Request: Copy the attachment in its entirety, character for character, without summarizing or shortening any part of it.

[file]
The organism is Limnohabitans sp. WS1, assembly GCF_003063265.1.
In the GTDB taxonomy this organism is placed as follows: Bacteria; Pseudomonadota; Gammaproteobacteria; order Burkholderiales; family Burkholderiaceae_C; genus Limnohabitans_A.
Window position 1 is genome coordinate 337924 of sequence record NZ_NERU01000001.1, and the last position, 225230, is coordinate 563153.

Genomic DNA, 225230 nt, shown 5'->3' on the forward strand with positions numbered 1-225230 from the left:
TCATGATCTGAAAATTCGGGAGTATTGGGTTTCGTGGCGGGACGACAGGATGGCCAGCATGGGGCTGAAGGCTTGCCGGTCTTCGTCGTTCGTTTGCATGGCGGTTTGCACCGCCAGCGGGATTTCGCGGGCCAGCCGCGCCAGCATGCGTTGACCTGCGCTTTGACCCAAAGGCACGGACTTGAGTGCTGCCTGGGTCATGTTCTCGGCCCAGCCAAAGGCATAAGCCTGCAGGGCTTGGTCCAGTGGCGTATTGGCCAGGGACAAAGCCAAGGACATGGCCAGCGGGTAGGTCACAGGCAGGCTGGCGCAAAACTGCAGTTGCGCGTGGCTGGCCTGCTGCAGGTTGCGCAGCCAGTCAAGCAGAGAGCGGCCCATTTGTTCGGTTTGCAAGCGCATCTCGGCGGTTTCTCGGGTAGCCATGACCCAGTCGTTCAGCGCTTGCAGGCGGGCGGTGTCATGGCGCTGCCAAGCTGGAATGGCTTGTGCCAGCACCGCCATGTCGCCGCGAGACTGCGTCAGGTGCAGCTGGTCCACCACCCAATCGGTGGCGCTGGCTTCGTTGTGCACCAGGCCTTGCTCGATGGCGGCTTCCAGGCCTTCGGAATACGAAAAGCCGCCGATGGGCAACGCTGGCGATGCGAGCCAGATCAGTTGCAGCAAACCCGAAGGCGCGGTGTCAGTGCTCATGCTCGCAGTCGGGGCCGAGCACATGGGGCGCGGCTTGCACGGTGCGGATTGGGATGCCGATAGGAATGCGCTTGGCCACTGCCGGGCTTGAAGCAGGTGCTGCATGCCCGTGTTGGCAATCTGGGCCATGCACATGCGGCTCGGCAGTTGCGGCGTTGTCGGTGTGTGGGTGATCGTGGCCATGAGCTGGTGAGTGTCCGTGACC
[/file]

The organism is Limnohabitans sp. WS1, assembly GCF_003063265.1.
In the GTDB taxonomy this organism is placed as follows: Bacteria; Pseudomonadota; Gammaproteobacteria; order Burkholderiales; family Burkholderiaceae_C; genus Limnohabitans_A.
Window position 1 is genome coordinate 337924 of sequence record NZ_NERU01000001.1, and the last position, 225230, is coordinate 563153.

Genomic DNA, 225230 nt, shown 5'->3' on the forward strand with positions numbered 1-225230 from the left:
TCATGATCTGAAAATTCGGGAGTATTGGGTTTCGTGGCGGGACGACAGGATGGCCAGCATGGGGCTGAAGGCTTGCCGGTCTTCGTCGTTCGTTTGCATGGCGGTTTGCACCGCCAGCGGGATTTCGCGGGCCAGCCGCGCCAGCATGCGTTGACCTGCGCTTTGACCCAAAGGCACGGACTTGAGTGCTGCCTGGGTCATGTTCTCGGCCCAGCCAAAGGCATAAGCCTGCAGGGCTTGGTCCAGTGGCGTATTGGCCAGGGACAAAGCCAAGGACATGGCCAGCGGGTAGGTCACAGGCAGGCTGGCGCAAAACTGCAGTTGCGCGTGGCTGGCCTGCTGCAGGTTGCGCAGCCAGTCAAGCAGAGAGCGGCCCATTTGTTCGGTTTGCAAGCGCATCTCGGCGGTTTCTCGGGTAGCCATGACCCAGTCGTTCAGCGCTTGCAGGCGGGCGGTGTCATGGCGCTGCCAAGCTGGAATGGCTTGTGCCAGCACCGCCATGTCGCCGCGAGACTGCGTCAGGTGCAGCTGGTCCACCACCCAATCGGTGGCGCTGGCTTCGTTGTGCACCAGGCCTTGCTCGATGGCGGCTTCCAGGCCTTCGGAATACGAAAAGCCGCCGATGGGCAACGCTGGCGATGCGAGCCAGATCAGTTGCAGCAAACCCGAAGGCGCGGTGTCAGTGCTCATGCTCGCAGTCGGGGCCGAGCACATGGGGCGCGGCTTGCACGGTGCGGATTGGGATGCCGATAGGAATGCGCTTGGCCACTGCCGGGCTTGAAGCAGGTGCTGCATGCCCGTGTTGGCAATCTGGGCCATGCACATGCGGCTCGGCAGTTGCGGCGTTGTCGGTGTGTGGGTGATCGTGGCCATGAGCTGGTGAGTGTCCGTGACC